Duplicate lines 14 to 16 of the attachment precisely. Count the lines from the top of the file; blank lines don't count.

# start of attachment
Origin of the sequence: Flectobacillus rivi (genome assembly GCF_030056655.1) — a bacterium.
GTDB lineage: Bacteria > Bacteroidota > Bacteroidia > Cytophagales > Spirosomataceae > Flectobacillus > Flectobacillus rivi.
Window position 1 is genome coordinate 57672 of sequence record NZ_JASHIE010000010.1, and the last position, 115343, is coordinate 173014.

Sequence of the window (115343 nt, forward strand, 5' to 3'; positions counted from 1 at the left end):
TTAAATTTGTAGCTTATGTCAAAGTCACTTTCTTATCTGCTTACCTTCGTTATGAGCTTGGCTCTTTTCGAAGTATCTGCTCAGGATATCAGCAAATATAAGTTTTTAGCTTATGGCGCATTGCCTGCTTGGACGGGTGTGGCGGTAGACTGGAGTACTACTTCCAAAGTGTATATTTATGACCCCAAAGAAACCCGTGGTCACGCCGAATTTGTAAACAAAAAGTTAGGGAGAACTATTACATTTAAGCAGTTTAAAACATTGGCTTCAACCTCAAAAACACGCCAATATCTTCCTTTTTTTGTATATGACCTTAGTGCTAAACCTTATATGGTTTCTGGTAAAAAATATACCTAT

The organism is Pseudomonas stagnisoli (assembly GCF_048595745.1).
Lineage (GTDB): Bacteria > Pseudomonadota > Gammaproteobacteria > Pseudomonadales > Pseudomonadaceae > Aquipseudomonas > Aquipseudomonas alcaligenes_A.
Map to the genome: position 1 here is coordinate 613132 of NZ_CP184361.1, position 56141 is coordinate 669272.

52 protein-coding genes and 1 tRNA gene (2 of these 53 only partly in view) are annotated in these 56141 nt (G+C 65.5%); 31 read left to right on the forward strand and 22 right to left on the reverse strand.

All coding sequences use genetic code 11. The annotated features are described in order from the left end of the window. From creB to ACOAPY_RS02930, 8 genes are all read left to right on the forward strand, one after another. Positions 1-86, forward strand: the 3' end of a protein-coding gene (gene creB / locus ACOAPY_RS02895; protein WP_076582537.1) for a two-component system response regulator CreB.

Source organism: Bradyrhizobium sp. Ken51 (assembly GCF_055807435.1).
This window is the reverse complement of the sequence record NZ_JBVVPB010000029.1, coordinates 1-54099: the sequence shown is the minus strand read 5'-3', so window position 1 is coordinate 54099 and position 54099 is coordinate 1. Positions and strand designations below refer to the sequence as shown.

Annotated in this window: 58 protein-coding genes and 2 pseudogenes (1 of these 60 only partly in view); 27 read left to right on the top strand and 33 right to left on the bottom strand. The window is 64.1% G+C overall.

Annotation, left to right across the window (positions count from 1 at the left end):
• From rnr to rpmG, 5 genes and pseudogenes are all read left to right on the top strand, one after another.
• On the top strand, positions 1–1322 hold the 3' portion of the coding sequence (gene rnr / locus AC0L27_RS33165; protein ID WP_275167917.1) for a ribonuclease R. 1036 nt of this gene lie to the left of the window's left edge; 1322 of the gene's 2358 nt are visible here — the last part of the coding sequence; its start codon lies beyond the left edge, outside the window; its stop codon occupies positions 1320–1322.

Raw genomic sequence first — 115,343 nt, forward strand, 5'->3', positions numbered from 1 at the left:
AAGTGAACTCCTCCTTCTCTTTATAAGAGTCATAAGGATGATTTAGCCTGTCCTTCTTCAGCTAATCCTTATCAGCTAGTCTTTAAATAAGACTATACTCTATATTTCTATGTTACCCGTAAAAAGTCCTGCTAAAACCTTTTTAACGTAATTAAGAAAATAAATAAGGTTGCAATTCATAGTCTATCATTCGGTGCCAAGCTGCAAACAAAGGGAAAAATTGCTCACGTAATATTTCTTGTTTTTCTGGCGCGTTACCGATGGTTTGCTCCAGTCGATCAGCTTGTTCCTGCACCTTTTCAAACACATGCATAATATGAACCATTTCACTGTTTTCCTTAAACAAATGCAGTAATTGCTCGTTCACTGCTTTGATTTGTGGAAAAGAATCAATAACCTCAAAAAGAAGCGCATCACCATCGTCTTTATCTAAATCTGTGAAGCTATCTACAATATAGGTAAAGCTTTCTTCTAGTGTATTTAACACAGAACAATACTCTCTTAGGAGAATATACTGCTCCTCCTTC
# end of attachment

Annotation, left to right across the window (positions count from 1 at the left end):
• From rnr to rpmG, 5 genes and pseudogenes are all read left to right on the top strand, one after another.
• On the top strand, positions 1–1322 hold the 3' portion of the coding sequence (gene rnr / locus AC0L27_RS33165; protein ID WP_275167917.1) for a ribonuclease R. 1036 nt of this gene lie to the left of the window's left edge; 1322 of the gene's 2358 nt are visible here — the last part of the coding sequence; its start codon lies beyond the left edge, outside the window; its stop codon occupies positions 1320–1322.